Because of a severe storm that has washed out the road in all directions, 11 strangers happen upon a motel by way of various circumstances. Each person brings their own set of problems which seem to exacerbate the situation.
Caroline Suzanne (Rebecca De Mornay) is a Hollywood has-been with an attitude; Ed (John Cusack) is her forever patient Limousine driver who is also an ex-cop;(George York (John C. McGinley) with his mute son and injured wife; Paris (Amanda Peet) a Las Vegas hooker headed to Florida to retire; Newlyweds Ginny (Clea DuVall) and Lou (William Lee Scott); not to mention Officer Rhodes (Ray Liotta) and his murderous prisoner.
The group isn't there for more than an hour when the first one is picked off. Then slowly but surely as the night passes on, one by one each one begins to die. The likely suspect is the prisoner, but no one can figure out how he is getting around to doing these dastardly deeds. All that doesn't matter when he is found dead and the killings continue.
At this point they all realize that they have something in common and they've all been brought there for a reason, but other than to kill them all, they have no idea what that reason is or why they must die.
Buried deep in Ed's subconscious is the reason. Can he figure it out before he and the rest of the group are killed?
This movie was one of the creepiest and scariest movies that I've seen in a long long time. Even when the truth is revealed, it managed to keep me engaged despite the implausibility of that particular truth. All the acting was stellar with only one or two weak spots. For the most part the script and plot and were solid too only had a few weak spots. The weakest spot being the plot device of why they are all together. While original, it was a bit much to digest and I found myself saying, "Yeah, Right". But the twist at the very end redeemed the movie for me.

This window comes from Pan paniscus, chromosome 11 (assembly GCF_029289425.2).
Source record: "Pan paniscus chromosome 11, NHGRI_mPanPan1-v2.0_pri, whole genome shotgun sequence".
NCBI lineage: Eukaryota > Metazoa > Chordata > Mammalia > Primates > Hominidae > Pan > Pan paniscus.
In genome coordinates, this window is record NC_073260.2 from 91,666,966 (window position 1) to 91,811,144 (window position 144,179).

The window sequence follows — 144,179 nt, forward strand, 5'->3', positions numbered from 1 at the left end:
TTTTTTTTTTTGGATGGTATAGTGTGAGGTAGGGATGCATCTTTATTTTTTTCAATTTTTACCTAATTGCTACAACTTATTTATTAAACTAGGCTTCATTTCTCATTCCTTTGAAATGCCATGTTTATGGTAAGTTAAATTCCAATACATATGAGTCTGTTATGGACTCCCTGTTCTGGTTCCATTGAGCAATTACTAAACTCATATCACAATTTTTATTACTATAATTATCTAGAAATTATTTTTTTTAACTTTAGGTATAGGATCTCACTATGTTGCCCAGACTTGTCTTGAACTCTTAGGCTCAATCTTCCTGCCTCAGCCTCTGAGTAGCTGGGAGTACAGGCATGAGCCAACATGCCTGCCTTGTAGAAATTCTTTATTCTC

All in all, I left the theater feeling like that watching the movie was 90 minutes well spent even if I looked at most the movie hidden behind my hands.
This is not a movie you'll want to watch by yourself. Take your sweetie so you can have something to hold on to during the icky parts.
The story manages to keep the audience engaged even when it falters and loses its identity.
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Copyright Kamal "The Diva" Larsuel-Ulbricht, 2003
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